The afternoon's two roundtables included: The HIV/AIDS Crisis and International Peace and Prosperity, and UN Conventions vis-a-vis the Family and Sovereignty. Dr. Richard Wilkins, Director of the World Family Policy Center made a case for the importance of how we define 'family' and the ramifications that definition will have on policy throughout the world.
The Washington Times was the site for the evening program. Senator Chuck Hagel (R-Nebraska), US Senate Foreign Relations Committee underscored the importance of US involvement throughout the world, not just in times of conflict but in peacetime as well. He said, "The US should spend more money on development, however accountability by nations and their governments is a key ingredient."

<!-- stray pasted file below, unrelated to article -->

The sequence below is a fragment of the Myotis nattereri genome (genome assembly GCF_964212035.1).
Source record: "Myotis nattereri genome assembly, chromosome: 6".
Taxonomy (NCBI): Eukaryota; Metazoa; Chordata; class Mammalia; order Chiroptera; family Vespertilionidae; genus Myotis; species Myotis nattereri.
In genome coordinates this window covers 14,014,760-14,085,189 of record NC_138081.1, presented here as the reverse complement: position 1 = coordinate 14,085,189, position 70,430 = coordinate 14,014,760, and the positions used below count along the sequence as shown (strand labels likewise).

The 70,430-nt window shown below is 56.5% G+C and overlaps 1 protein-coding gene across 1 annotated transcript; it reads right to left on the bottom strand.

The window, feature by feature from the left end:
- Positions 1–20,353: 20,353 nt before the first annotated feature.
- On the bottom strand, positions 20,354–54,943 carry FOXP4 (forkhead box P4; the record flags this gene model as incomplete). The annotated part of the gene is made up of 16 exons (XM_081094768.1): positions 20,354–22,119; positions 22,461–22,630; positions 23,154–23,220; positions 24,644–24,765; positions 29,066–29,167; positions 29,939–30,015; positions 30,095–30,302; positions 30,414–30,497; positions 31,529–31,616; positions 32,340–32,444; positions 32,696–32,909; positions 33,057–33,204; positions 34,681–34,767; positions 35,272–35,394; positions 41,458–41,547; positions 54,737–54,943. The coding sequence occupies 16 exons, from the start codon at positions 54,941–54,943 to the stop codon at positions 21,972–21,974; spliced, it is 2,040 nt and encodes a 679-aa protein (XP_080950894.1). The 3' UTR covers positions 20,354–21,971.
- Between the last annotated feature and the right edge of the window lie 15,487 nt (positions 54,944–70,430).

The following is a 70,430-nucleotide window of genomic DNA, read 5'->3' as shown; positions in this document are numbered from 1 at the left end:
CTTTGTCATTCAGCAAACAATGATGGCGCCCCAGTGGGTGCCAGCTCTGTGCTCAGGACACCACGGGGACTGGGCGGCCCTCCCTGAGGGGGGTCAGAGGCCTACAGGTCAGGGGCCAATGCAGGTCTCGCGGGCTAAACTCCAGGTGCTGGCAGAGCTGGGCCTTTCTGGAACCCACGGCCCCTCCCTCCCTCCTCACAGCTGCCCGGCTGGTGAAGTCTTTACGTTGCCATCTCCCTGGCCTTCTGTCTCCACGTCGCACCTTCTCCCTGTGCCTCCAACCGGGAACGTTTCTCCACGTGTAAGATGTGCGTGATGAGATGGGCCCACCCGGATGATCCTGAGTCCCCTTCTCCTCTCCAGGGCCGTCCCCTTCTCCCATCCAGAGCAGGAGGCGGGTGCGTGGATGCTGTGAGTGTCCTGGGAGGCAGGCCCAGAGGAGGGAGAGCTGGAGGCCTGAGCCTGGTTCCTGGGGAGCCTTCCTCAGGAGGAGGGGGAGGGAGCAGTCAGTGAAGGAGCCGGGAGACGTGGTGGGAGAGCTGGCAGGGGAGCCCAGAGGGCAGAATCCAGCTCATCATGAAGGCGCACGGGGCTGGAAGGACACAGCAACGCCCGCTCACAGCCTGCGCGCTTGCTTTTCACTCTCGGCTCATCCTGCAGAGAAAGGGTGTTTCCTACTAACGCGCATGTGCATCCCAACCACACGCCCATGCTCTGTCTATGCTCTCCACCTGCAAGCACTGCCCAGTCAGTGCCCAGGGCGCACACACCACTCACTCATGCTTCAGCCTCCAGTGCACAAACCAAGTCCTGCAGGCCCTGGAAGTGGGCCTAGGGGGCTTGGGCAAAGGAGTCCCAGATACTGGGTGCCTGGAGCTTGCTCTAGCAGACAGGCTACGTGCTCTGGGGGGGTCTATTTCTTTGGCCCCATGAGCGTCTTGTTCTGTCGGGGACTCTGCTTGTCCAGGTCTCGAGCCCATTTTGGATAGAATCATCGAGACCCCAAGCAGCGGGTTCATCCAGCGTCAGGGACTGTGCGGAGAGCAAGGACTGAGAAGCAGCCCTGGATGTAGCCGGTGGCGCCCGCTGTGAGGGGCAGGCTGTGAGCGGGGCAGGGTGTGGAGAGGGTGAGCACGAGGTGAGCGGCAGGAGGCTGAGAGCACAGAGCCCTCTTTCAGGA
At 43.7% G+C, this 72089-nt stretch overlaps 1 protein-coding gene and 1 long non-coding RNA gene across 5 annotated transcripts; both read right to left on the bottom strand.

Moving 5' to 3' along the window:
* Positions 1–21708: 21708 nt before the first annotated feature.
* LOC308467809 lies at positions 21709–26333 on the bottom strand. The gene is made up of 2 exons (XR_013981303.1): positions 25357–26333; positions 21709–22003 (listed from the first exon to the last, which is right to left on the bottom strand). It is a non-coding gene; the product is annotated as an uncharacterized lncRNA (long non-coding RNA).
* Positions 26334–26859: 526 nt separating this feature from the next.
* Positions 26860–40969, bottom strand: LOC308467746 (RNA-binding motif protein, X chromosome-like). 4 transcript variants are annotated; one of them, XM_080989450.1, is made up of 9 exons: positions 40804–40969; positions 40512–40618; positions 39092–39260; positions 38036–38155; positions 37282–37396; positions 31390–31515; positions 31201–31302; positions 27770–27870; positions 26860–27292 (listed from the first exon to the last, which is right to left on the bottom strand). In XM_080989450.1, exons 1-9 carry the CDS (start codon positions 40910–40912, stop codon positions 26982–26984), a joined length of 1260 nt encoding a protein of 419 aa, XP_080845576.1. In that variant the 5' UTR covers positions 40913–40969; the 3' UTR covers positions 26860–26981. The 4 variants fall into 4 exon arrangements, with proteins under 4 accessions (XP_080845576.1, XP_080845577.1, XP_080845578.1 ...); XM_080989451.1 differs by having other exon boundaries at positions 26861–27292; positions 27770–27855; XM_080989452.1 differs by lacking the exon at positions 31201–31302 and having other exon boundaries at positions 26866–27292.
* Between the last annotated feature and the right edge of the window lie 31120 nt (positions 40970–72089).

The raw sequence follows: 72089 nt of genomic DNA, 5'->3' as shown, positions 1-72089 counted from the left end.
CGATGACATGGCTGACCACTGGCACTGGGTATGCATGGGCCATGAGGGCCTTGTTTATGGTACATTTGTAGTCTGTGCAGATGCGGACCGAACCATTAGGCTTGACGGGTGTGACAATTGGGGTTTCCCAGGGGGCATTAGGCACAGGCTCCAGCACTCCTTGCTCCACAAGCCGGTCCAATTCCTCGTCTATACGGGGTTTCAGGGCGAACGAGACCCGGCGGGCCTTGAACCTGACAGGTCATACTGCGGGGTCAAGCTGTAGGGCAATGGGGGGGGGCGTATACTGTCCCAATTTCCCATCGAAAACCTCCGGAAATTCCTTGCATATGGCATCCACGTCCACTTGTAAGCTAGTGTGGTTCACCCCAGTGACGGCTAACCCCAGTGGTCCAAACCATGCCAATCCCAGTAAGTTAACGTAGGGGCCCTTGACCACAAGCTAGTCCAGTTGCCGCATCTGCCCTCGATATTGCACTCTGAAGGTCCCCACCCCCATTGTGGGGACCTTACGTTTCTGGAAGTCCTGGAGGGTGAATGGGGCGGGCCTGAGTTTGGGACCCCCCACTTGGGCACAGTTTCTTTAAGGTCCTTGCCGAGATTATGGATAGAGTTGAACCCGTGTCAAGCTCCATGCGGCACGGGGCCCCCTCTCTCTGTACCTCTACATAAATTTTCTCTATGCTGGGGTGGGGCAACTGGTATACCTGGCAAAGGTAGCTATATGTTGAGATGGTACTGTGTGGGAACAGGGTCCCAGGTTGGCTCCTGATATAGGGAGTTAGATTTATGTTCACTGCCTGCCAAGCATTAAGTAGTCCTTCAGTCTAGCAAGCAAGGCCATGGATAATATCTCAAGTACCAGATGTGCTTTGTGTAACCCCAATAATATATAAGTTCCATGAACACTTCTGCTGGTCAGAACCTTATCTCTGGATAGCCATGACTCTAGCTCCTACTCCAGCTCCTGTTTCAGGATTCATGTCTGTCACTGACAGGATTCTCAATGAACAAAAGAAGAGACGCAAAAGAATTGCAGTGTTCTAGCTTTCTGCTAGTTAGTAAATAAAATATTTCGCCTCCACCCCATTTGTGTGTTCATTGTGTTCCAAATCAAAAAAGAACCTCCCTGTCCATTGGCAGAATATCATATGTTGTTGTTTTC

What was a surprise to all was the impromptu introduction by Ambassador Phillip Sanchez, Publisher of Noticias del Mundo, the premiere Spanish-language newspaper in New York City, of Mr. Imad Musa, a producer for the Al-Jazeera Satellite television station. The station has been decried by most of the Western world for showing tapes of Osama Bin Laden. Mr. Musa who used to work for the BBC gave the history of Al-Jazeera. He said the station was born after Saudi Arabia pulled the plug on the only Middle Eastern station in existence when it spoke against the Saudi government. Mr. Musa said, "Al-Jazeera is now the only independent station in the Middle East. It has incurred the wrath of governments of the West and the Middle East by not only airing the Bin Laden videos but by featuring heads of the Israeli government to give their side of the conflict." Thus, he concluded, "We aim to be independent and go for the facts."